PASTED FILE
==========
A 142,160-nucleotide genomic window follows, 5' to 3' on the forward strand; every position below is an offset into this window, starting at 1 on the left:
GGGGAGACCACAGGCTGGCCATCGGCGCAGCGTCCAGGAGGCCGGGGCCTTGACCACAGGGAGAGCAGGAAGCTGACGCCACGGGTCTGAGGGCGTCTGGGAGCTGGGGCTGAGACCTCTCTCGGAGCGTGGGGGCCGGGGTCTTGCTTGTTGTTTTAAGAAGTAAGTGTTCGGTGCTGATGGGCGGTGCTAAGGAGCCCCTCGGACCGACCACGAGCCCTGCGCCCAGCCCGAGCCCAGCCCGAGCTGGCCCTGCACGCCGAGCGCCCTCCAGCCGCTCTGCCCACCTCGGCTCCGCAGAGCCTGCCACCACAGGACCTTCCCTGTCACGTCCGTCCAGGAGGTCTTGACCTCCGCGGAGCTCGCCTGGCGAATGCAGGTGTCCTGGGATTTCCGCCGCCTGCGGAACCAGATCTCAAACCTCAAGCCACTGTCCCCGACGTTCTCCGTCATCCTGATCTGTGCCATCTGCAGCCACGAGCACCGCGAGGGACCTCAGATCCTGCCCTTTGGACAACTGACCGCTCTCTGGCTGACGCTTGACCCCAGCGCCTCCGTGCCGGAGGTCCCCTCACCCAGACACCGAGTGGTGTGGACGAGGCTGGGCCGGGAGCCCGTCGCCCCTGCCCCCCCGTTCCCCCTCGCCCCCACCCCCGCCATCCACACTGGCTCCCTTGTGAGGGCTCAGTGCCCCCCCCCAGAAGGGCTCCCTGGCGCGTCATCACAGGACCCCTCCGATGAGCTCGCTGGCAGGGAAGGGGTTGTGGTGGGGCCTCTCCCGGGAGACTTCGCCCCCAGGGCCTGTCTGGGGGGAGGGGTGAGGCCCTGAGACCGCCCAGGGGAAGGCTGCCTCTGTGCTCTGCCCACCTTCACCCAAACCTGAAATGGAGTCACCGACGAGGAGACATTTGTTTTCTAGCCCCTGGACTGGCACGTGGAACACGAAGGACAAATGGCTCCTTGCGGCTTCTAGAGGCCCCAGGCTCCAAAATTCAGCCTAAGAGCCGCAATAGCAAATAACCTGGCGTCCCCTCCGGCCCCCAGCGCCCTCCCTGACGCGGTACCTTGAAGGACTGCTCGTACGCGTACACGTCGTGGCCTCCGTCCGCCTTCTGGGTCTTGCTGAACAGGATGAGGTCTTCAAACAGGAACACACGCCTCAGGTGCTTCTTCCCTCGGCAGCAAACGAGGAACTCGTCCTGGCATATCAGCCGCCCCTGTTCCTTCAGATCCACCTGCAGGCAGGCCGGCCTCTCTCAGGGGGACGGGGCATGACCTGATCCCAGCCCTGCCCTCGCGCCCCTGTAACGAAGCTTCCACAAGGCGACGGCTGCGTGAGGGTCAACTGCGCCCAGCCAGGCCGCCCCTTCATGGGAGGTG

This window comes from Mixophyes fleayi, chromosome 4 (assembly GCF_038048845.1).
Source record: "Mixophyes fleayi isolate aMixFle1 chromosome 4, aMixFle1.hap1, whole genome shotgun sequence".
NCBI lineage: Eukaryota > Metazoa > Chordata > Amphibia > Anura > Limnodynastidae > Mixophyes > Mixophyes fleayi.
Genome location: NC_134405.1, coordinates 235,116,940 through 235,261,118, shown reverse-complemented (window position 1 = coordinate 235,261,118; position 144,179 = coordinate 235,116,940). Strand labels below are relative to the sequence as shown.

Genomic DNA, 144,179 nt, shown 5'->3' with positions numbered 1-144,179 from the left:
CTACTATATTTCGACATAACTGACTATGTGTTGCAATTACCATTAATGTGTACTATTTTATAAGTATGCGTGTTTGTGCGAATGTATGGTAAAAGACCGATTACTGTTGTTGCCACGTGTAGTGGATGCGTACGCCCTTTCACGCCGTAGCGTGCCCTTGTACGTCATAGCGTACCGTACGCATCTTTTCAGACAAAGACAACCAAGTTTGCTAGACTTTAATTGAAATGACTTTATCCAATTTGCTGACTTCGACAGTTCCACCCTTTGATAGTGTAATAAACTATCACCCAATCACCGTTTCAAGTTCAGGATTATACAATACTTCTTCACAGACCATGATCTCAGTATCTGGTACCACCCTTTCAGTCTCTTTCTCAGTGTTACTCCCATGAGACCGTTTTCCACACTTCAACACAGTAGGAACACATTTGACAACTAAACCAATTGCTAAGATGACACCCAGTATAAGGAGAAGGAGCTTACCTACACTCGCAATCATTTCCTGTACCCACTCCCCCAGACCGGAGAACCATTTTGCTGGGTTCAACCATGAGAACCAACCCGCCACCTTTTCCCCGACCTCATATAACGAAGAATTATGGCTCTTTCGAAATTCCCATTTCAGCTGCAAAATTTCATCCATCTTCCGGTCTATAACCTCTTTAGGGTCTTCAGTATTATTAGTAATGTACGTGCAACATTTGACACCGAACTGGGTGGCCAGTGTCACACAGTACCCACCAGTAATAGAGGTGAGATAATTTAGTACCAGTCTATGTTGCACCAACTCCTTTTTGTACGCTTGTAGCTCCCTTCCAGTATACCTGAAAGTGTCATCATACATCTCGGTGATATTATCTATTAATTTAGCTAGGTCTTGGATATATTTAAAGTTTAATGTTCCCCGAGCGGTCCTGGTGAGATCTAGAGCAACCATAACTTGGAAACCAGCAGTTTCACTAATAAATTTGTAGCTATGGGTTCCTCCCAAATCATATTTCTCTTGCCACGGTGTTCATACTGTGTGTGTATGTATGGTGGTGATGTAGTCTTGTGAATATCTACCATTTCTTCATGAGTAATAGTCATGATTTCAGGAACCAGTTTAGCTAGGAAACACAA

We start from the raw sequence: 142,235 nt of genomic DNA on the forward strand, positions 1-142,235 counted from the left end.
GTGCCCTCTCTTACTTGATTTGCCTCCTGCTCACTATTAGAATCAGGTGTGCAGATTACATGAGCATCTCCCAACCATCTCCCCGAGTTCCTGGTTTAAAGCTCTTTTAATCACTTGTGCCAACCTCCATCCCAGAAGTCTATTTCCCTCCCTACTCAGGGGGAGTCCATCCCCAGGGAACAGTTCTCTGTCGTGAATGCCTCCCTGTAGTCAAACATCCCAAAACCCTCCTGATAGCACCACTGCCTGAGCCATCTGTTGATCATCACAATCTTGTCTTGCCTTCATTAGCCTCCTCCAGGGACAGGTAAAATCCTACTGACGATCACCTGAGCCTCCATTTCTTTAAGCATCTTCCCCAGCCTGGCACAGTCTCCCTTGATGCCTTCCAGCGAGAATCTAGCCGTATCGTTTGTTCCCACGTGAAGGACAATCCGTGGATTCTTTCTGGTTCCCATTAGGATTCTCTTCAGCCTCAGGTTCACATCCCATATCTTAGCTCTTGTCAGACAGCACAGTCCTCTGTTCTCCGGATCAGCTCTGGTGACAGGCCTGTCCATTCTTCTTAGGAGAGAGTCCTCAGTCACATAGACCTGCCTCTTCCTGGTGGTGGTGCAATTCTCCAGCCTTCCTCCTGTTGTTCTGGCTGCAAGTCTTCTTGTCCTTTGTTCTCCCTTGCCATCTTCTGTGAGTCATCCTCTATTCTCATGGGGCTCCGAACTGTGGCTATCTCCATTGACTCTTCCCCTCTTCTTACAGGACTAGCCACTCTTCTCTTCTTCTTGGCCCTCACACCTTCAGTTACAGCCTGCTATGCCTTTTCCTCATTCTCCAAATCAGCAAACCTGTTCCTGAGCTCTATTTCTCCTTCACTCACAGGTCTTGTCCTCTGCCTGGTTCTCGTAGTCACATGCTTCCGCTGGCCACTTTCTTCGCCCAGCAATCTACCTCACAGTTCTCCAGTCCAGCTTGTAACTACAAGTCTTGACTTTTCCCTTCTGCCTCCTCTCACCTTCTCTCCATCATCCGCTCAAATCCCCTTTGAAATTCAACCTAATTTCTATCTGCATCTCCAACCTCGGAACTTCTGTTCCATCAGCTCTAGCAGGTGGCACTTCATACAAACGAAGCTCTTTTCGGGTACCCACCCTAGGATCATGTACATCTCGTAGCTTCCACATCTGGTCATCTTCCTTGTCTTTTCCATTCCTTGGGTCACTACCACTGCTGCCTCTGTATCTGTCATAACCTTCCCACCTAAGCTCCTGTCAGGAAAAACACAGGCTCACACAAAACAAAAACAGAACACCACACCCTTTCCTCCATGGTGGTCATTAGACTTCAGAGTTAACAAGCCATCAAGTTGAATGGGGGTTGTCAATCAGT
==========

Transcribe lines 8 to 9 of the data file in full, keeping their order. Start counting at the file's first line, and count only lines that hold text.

CTACTATATTTCGACATAACTGACTATGTGTTGCAATTACCATTAATGTGTACTATTTTATAAGTATGCGTGTTTGTGCGAATGTATGGTAAAAGACCGATTACTGTTGTTGCCACGTGTAGTGGATGCGTACGCCCTTTCACGCCGTAGCGTGCCCTTGTACGTCATAGCGTACCGTACGCATCTTTTCAGACAAAGACAACCAAGTTTGCTAGACTTTAATTGAAATGACTTTATCCAATTTGCTGACTTCGACAGTTCCACCCTTTGATAGTGTAATAAACTATCACCCAATCACCGTTTCAAGTTCAGGATTATACAATACTTCTTCACAGACCATGATCTCAGTATCTGGTACCACCCTTTCAGTCTCTTTCTCAGTGTTACTCCCATGAGACCGTTTTCCACACTTCAACACAGTAGGAACACATTTGACAACTAAACCAATTGCTAAGATGACACCCAGTATAAGGAGAAGGAGCTTACCTACACTCGCAATCATTTCCTGTACCCACTCCCCCAGACCGGAGAACCATTTTGCTGGGTTCAACCATGAGAACCAACCCGCCACCTTTTCCCCGACCTCATATAACGAAGAATTATGGCTCTTTCGAAATTCCCATTTCAGCTGCAAAATTTCATCCATCTTCCGGTCTATAACCTCTTTAGGGTCTTCAGTATTATTAGTAATGTACGTGCAACATTTGACACCGAACTGGGTGGCCAGTGTCACACAGTACCCACCAGTAATAGAGGTGAGATAATTTAGTACCAGTCTATGTTGCACCAACTCCTTTTTGTACGCTTGTAGCTCCCTTCCAGTATACCTGAAAGTGTCATCATACATCTCGGTGATATTATCTATTAATTTAGCTAGGTCTTGGATATATTTAAAGTTTAATGTTCCCCGAGCGGTCCTGGTGAGATCTAGAGCAACCATAACTTGGAAACCAGCAGTTTCACTAATAAATTTGTAGCTATGGGTTCCTCCCAAATCATATTTCTCTTGCCACGGTGTTCATACTGTGTGTGTATGTATGGTGGTGATGTAGTCTTGTGAATATCTACCATTTCTTCATGAGTAATAGTCATGATTTCAGGAACCAGTTTAGCTAGGAAACACAA

We start from the raw sequence: 142,235 nt of genomic DNA on the forward strand, positions 1-142,235 counted from the left end.